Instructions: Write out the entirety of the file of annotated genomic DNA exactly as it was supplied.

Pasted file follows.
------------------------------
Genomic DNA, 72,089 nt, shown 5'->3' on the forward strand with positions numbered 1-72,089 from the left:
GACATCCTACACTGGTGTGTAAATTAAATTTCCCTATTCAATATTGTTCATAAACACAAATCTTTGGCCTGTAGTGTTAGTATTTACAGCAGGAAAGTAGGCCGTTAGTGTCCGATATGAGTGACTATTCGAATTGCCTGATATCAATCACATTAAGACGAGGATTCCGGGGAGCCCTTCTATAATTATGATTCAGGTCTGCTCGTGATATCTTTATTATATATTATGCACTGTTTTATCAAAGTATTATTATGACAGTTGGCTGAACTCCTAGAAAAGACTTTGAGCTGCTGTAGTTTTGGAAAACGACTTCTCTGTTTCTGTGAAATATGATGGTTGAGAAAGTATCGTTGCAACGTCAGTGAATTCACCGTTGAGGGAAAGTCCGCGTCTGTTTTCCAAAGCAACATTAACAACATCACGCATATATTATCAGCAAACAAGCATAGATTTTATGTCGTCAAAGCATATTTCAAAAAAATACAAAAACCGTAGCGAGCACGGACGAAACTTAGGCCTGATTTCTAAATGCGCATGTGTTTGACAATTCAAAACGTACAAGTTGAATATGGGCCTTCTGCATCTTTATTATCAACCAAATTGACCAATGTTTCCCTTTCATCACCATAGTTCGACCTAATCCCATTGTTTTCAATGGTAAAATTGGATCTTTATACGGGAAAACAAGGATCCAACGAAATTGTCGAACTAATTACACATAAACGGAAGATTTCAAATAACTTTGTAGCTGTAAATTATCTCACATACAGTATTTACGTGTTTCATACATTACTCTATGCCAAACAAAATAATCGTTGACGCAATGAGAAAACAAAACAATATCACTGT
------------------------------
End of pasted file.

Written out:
Genomic DNA, 72,089 nt, shown 5'->3' on the forward strand with positions numbered 1-72,089 from the left:
GACATCCTACACTGGTGTGTAAATTAAATTTCCCTATTCAATATTGTTCATAAACACAAATCTTTGGCCTGTAGTGTTAGTATTTACAGCAGGAAAGTAGGCCGTTAGTGTCCGATATGAGTGACTATTCGAATTGCCTGATATCAATCACATTAAGACGAGGATTCCGGGGAGCCCTTCTATAATTATGATTCAGGTCTGCTCGTGATATCTTTATTATATATTATGCACTGTTTTATCAAAGTATTATTATGACAGTTGGCTGAACTCCTAGAAAAGACTTTGAGCTGCTGTAGTTTTGGAAAACGACTTCTCTGTTTCTGTGAAATATGATGGTTGAGAAAGTATCGTTGCAACGTCAGTGAATTCACCGTTGAGGGAAAGTCCGCGTCTGTTTTCCAAAGCAACATTAACAACATCACGCATATATTATCAGCAAACAAGCATAGATTTTATGTCGTCAAAGCATATTTCAAAAAAATACAAAAACCGTAGCGAGCACGGACGAAACTTAGGCCTGATTTCTAAATGCGCATGTGTTTGACAATTCAAAACGTACAAGTTGAATATGGGCCTTCTGCATCTTTATTATCAACCAAATTGACCAATGTTTCCCTTTCATCACCATAGTTCGACCTAATCCCATTGTTTTCAATGGTAAAATTGGATCTTTATACGGGAAAACAAGGATCCAACGAAATTGTCGAACTAATTACACATAAACGGAAGATTTCAAATAACTTTGTAGCTGTAAATTATCTCACATACAGTATTTACGTGTTTCATACATTACTCTATGCCAAACAAAATAATCGTTGACGCAATGAGAAAACAAAACAATATCACTGT